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Subscribe to this list via RSS Blog posts tagged in xen project

Next Generation High Density App Servers Don't Require Scrapping Your Hypervisor

Recently, I sat in a conference session extolling the seemingly endless virtues of Linux Containers.  I heard claims that hypervisors were old hat: ancient bloated engines which rely on inefficient replication of a large operating system stack in order to serve up applications.  The speaker painted a picture of a future where hundreds of applications are virtualized on each piece of hardware.  "What is really needed," glowed the speaker, "is a lightweight, efficient means of serving up application: containers."

Containers are cool, but not a panacea

Containers share the same kernel as the host, so they are not burdened with the extra memory and CPU cycles it costs to replicate a full operating system stack in a hypervisor scenario.  Compared to hypervisor-generated virtual machines, containers can be fast and lean.  But they are also limited.  

Since Linux containers share the same kernel as the host, it is impossible to run Windows.  Or FreeBSD. Or NetBSD.   Or another version of the Linux kernel.  Or another Linux distribution which requires a different kernel.  All of those scenarios are best handled by a real hypervisor.  And the security aspect of hypervisors is huge, worthy of a separate blog entry of its own.  Still, if you need an environment within your organization where many workloads can leverage a single kernel environment, containers can be a viable solution.

However, some of the most vocal container advocates insist that these problems relating to containers are really application problems in disguise.  Issues about kernel support and security are the results of improper application design, they claim.  When we raise the bar on applications so that they are based solely on access to application servers, then the objections to containers will melt away -- and so will hypervisors, for the most part.  Or that's what some of these advocates claim, at least.

The death of the hypervisor is greatly exaggerated

But is there another scenario which could answer the call for highly responsive and lightweight virtual instances which does not use the container solution?  Maybe one that can actually leverage the flexibility and security which is part and parcel with most hypervisors?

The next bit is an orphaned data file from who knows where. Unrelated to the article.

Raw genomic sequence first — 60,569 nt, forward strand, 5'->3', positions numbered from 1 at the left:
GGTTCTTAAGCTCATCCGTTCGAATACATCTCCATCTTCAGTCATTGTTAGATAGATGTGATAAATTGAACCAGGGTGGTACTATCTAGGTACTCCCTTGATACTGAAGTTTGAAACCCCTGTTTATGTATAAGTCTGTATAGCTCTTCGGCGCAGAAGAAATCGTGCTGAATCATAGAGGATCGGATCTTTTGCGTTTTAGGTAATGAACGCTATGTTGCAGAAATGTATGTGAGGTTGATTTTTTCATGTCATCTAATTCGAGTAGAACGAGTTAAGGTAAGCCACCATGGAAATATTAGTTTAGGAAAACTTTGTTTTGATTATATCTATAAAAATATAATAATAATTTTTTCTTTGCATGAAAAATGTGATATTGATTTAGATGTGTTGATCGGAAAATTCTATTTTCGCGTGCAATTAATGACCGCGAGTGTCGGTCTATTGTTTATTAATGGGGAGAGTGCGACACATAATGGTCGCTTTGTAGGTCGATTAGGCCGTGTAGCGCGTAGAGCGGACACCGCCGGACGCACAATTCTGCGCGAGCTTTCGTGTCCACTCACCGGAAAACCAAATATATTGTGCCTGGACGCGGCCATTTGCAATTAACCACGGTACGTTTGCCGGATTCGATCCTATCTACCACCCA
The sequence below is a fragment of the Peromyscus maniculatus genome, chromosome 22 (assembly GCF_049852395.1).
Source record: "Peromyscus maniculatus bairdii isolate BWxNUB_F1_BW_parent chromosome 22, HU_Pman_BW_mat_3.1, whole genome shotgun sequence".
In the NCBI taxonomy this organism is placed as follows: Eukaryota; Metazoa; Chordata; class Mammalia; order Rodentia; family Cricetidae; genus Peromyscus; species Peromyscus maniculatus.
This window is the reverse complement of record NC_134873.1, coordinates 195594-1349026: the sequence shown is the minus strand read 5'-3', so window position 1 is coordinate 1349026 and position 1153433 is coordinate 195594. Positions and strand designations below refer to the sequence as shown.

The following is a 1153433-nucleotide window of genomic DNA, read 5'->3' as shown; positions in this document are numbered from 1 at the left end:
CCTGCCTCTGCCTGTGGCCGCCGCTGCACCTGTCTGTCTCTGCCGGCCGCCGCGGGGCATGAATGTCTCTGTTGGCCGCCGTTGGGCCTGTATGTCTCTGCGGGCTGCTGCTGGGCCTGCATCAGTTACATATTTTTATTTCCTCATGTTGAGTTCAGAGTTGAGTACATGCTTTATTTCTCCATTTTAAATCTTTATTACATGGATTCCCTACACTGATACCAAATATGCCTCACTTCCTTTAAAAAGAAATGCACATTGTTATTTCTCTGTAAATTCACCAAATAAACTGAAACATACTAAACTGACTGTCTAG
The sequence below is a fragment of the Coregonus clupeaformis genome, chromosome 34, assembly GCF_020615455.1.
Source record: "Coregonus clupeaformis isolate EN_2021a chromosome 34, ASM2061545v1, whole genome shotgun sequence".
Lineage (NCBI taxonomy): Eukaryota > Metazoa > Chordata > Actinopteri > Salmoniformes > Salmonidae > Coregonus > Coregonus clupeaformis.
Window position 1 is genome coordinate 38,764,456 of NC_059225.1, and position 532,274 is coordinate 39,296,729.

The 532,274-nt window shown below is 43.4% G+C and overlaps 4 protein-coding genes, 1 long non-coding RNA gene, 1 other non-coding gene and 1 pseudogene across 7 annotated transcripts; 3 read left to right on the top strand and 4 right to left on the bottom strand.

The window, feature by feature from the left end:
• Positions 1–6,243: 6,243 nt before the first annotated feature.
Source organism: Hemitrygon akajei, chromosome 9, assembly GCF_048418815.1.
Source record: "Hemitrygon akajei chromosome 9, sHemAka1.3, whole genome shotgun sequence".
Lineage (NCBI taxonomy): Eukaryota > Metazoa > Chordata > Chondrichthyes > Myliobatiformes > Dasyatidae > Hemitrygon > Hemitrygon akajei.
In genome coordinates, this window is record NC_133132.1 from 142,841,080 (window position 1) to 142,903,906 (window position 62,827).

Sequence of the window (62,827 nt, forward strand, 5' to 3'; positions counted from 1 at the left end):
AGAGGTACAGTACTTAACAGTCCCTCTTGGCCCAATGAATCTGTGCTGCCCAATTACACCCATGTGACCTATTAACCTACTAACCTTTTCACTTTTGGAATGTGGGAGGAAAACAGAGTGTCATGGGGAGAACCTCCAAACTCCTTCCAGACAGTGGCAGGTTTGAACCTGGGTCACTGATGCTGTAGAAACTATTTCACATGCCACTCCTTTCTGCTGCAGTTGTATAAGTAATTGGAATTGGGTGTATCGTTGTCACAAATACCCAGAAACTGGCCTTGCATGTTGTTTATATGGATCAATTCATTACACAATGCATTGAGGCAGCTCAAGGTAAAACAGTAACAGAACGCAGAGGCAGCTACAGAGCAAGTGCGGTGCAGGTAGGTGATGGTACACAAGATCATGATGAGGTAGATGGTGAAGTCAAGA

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You may have heard the new buzz word “Cloud Operating System” in the last few months. The term gained prominence when Cloudius Systems launched OSv at LinuxCon in September. Many people working on OSv - namely Glauber Costa, Pekka Enberg, Avi Kivity and Christoph Hellwig - are well known in the Linux community, due to their role in creating KVM. But the concept of a cloud operating system isn’t new. There are many cloud OSes from which to choose, including the Xen Project's Mirage OS, which had its first release a few weeks ago.

Cloud Operating Systems: A New Incarnation of an Older Idea

The approach taken by OSv (as well as others before OSv), revisits an old approach to operating system construction - the Library OS - and puts it in the context of cloud computing within a virtual machine. The basic premise of this approach is to simplify the application stack in the cloud significantly, removing layers of abstraction and offering the promise of less complexity, increased system security and simplified management of application stacks in the cloud.

b2ap3_thumbnail_CloudOSDiagram.png
Figure 1: on the left, you see a typical application stack run in the cloud today. Of course this is a simplification (leaving out AWS or other cloud APIs). On the right you see. that Cloud Operating systems such as OSv remove the Operating System and replace it with a Language Runtime that is designed to cooperate with the virtual environment the Hypervisor provides (which may include access to Hypervisor APIs).

As you can see, Cloud Operating Systems are designed to run a single application within a single Virtual Machine: thus much of the functionality in a general purpose operating system is simply removed. In other words, you strip out everything that your language and APIs do not need and let the hypervisor take care of it: what you end up with a lean language specific software stack that runs much faster than a normal VM, and is more secure simply because there is less code that could be attacked.

Examples of Cloud Operating Systems

As stated earlier, OSv is not the first Cloud Operating System on the market. To the credit of OSv’s creators, it did put the technology on the map by creating lots of buzz.

Cloud OS